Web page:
Be Outraged—or Smile: Pat Collins’ “Performance Art” Journalism

The Washington television veteran says his NBC4 reporting “should affect you emotionally.”

By: Harry Jaffe

Pat Collins leans over the table. His eyes lock on mine. I expect him to say in his rushed and raspy voice that there’s a dead body under the table at this sweet breakfast place in his Chevy Chase DC ’hood.

“I create my own pressure,” he says, “my own desperation.”

Collins has been creating his brand of desperation in crime reporting on TV since the day in 1973 when producers at Channel 9 stuck a mike in his face and told him to talk into the camera. Until then, he’d been writing about crime for the old Washington Daily News. “I was terrible,” he says. “I didn’t even own a TV.”

Collins, 66, is about as close as local DC journalism gets to an institution. He bounced around stations until he landed at Channel 4 in 1986. He’s been covering crime—and storms—ever since. His live shots are more performance art than straight reporting.

“If I’m doing my job, it should affect you emotionally,” Collins says. He pounds on the table. “I want you to be sad, or outraged—maybe have a smile on your face.”

Collins can trace his family back four generations in DC. His great-grandfather worked for the railroad. His grandfather was an engineer on the rail line from DC to Cumberland; he’d walk to work at Union Station from his house on H Street, Northeast. Collins’s father, Tom, grew up in that house and raised Collins and his two siblings there. Collins went to St. John’s High School.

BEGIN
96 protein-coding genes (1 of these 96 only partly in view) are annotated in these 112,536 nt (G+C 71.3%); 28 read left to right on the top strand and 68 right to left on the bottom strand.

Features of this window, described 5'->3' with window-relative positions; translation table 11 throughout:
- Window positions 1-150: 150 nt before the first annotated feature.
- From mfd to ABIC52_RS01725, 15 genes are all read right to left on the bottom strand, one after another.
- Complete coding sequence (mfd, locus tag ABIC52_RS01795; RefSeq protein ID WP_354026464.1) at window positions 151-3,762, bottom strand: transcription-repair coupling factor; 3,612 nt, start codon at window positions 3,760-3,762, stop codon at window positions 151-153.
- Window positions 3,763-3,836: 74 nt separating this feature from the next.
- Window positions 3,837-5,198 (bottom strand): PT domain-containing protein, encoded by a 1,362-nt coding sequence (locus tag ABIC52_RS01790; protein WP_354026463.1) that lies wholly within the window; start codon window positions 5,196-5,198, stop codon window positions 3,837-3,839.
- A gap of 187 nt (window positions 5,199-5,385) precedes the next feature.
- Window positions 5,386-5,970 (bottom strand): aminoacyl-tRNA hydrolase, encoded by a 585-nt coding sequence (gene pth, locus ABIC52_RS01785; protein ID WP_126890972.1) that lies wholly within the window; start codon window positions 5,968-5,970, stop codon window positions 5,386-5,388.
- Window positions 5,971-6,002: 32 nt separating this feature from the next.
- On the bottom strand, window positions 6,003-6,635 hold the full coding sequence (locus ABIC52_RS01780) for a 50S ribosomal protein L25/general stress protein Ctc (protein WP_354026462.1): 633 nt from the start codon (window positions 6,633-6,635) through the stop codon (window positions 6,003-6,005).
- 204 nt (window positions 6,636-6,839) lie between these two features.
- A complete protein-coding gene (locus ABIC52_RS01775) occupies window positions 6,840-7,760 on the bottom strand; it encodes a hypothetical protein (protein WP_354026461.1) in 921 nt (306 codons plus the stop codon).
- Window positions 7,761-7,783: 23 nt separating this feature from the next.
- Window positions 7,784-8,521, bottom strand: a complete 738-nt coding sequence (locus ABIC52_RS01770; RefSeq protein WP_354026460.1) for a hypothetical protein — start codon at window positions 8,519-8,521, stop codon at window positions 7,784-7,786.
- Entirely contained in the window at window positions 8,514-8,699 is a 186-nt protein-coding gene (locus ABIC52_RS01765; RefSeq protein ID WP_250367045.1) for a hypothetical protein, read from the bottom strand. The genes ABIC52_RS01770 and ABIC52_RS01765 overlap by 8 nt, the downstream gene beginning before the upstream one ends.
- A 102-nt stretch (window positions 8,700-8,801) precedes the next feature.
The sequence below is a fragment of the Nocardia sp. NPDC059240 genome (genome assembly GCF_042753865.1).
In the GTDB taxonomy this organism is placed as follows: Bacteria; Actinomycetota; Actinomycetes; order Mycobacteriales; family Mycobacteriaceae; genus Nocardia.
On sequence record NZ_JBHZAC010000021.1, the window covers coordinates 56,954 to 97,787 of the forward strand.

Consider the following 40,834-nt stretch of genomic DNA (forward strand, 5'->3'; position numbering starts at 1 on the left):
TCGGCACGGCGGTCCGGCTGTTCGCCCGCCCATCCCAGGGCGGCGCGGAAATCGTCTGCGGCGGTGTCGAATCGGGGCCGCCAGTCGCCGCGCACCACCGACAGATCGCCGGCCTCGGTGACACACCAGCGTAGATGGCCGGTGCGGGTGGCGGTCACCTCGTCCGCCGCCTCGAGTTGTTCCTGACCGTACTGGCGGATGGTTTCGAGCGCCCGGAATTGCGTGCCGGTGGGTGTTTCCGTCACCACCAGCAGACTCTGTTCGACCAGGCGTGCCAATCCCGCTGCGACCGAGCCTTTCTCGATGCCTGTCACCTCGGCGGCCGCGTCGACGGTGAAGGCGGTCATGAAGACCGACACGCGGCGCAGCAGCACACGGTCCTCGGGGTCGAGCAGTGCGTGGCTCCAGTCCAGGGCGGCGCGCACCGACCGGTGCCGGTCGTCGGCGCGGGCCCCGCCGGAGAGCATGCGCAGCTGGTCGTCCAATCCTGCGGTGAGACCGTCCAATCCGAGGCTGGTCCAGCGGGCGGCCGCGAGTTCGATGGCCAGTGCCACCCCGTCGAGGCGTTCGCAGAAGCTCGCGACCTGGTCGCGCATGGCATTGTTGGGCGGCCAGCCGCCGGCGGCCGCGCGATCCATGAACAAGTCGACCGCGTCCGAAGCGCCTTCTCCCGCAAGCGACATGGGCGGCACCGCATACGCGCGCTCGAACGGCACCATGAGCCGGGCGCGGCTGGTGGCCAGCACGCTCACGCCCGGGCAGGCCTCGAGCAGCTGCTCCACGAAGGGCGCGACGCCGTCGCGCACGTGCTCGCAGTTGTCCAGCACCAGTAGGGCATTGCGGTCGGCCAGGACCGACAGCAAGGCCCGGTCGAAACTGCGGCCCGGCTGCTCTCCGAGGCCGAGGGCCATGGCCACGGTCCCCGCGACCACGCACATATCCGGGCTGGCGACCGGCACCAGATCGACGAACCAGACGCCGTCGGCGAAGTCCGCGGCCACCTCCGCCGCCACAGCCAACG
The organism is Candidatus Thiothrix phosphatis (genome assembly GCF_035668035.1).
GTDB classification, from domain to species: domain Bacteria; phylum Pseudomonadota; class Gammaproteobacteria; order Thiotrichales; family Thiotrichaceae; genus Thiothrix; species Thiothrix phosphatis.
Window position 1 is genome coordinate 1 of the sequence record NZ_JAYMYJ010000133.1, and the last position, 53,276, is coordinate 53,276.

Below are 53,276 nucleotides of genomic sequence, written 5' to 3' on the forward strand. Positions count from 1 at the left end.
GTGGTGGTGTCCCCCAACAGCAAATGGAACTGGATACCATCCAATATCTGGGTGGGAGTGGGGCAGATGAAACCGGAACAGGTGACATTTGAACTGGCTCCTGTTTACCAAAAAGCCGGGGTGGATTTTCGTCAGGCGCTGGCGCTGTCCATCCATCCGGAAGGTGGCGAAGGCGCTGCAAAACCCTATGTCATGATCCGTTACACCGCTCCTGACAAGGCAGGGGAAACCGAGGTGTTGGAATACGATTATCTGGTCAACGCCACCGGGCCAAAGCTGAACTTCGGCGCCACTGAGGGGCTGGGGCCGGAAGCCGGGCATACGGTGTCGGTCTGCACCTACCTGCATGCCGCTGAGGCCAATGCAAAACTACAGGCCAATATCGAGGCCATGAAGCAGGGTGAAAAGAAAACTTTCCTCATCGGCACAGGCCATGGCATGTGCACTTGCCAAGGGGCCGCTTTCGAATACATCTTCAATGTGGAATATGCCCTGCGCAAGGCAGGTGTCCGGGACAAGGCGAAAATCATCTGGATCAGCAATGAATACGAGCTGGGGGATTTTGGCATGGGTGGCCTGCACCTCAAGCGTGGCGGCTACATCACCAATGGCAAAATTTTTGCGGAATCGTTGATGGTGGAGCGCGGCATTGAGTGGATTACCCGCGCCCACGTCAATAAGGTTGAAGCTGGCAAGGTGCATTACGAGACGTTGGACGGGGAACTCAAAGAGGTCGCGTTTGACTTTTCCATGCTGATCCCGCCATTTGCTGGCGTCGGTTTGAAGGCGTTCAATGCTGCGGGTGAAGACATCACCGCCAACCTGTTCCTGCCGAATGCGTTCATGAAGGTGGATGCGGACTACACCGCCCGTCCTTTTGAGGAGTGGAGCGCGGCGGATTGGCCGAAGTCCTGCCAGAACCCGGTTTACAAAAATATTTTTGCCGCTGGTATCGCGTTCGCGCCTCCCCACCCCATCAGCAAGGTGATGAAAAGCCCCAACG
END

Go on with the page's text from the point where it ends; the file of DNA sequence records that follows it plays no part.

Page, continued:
At age 15, he started covering high-school sports for the Washington Daily News for five bucks a story. When he went off to Notre Dame, his father—a physician—warned him: “Reporters are nothing more than drunks, drifters, or deadbeats.” Collins promised to study medicine but wound up founding the Observer, Notre Dame’s first independent daily. After college he started covering murders for the Daily News.

“My style comes from writing the way the crusty old reporters at the Daily News wrote,” he says. “Short, hard-driving sentences. Every word should count. The best story is one that sings.”

Collins is still singing for Channel 4 after a quarter century because the station has bucked the trend toward the next young, pretty face. Its top talent is a lineup of veterans, from anchors Jim Vance and Doreen Gentzler to reporters Steve Handelsman, Julie Carey, and Tom Sherwood. Comcast bought the station from GE last year, made the veterans welcome, restarted the investigative unit, hired new reporters, and let Pat be Pat.

Done with coffee, Collins heads off to sniff out the next bloody scene: “Time to go out and commit some journalism.”

This article appears in the September 2012 issue of The Washingtonian.